Mary goes back and reports to Simon Peter and another disciple:
“They have taken the Lord out of the tomb, and we do not know where they have laid him” (20: 2)Mary and the two disciples go back to the tomb and see nothing but
“the linen wrappings lying there, and the cloth that had been on Jesus’ head . . . rolled up in a place by itself.” (20: 6)Then Simon Peter and the other disciple leave.
“But Mary stood weeping outside the tomb. As she wept, she bent over to look into the tomb; and she saw two angels in white, sitting where the body of Jesus had been lying.” (20: 11-12)The angels ask, “Why are you weeping?” Mary answers that “They have taken my Lord, I don’t know where.” Then she turns around and sees Jesus, but doesn’t recognize him:
Later that evening, Jesus appears to the other disciples:
Supposing him to be the gardener, she said to him, ‘Sir, if you have carried him away, tell me where you have laid him, and I will take him away.’
Jesus said to her, ‘Mary!’
She turned and said to him in Hebrew, ‘Rabbouni!’
Jesus said to her, ‘Do not hold on to me, because I have not yet ascended to the Father. But go to my brothers and say to them, “I am ascending to my Father and your Father.”’” (20: 15-17)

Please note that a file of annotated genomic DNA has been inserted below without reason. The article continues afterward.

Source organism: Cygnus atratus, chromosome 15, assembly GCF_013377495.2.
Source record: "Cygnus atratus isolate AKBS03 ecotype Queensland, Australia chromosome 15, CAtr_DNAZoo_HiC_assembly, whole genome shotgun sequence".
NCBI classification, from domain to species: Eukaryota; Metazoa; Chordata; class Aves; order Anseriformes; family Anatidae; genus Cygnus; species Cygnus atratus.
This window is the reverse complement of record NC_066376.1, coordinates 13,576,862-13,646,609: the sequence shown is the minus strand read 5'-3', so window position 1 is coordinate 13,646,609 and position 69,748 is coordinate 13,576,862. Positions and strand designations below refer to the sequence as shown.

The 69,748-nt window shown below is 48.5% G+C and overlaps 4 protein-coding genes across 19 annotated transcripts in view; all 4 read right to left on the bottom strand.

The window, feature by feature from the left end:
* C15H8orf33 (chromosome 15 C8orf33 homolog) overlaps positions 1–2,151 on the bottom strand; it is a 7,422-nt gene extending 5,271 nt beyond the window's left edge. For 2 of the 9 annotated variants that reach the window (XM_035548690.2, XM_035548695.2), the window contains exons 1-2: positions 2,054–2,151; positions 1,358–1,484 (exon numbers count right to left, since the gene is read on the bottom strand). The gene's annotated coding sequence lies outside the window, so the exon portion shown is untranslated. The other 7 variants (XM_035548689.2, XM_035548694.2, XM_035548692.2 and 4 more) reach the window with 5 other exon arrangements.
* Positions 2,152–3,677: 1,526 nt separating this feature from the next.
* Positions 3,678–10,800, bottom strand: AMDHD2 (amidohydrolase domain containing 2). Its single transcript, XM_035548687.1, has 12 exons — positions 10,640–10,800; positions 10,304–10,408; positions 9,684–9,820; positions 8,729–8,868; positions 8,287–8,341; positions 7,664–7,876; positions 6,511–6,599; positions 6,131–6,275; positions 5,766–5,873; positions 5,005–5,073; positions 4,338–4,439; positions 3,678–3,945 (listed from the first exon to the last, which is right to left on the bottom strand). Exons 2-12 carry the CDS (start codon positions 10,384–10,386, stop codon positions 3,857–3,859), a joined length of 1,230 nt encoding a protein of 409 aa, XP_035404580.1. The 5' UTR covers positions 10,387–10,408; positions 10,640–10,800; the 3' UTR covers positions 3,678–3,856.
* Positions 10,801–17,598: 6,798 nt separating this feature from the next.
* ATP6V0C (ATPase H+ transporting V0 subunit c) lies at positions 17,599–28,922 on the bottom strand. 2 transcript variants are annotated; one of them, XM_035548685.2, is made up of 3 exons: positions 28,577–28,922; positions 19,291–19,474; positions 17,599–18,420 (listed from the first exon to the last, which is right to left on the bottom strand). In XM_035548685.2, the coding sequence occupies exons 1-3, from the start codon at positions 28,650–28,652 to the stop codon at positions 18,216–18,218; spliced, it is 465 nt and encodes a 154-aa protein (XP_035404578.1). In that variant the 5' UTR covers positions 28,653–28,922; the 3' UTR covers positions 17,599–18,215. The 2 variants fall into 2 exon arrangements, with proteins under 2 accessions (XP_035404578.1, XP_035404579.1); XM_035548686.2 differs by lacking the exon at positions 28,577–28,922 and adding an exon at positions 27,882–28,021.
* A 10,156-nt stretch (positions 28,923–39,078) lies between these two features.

"Jesus came and stood among them and said, ‘Peace be with you.’ After he said this, he showed them his hands and his side. Then the disciples rejoiced when they saw the Lord. Jesus said to them again, ‘Peace be with you.’ . . . He breathed on them and said to them, ‘Receive the Holy Spirit.’” (20: 19-22)Jesus shows up again a week later where the disciples are gathered:
The John story has a surreal, dreamlike quality quite different from the other three. In the surreal logic of John, bodies reanimate, yet wounds remain unhealed. Apparitions say, “Peace be with you.” The ghostly Jesus asks not to be touched, then convinces “doubting Thomas” by letting him touch the wounds. It is a dreamlike realm, unconcerned with persecution from worldly powers.
The resurrection is about you. Mark, Matthew, Luke, and John give four different stories: four metaphors for what each of us encounters. In these metaphors, Mary Magdalene is you. Jesus is also you. Jesus is the part of you that you thought was dead. You mourn its loss. But these stories are here to tell you: it’s not dead.
It’s not dead.
Easter is the time for soul-searching. Go, as Mary, and look. Look to find your self.
What part of you seemingly has died and is laid in a tomb? Go and look.
Are you stuck in a deadening job? Does it seem that the part of you that yearns for creative, rewarding contribution to the world lies dead? Go and look.
Are you stuck in a dysfunctional relationship? The part of you that would dance in celebration of love and connection and intimate play seems like a cold and motionless corpse? Go and look.
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Part 4 of "What's the Meadow For?"
Next: Part 5: "Go and Look"
Previous: Part 3: "Luke Easter Story"
Beginning: Part 1: "Easter Stories"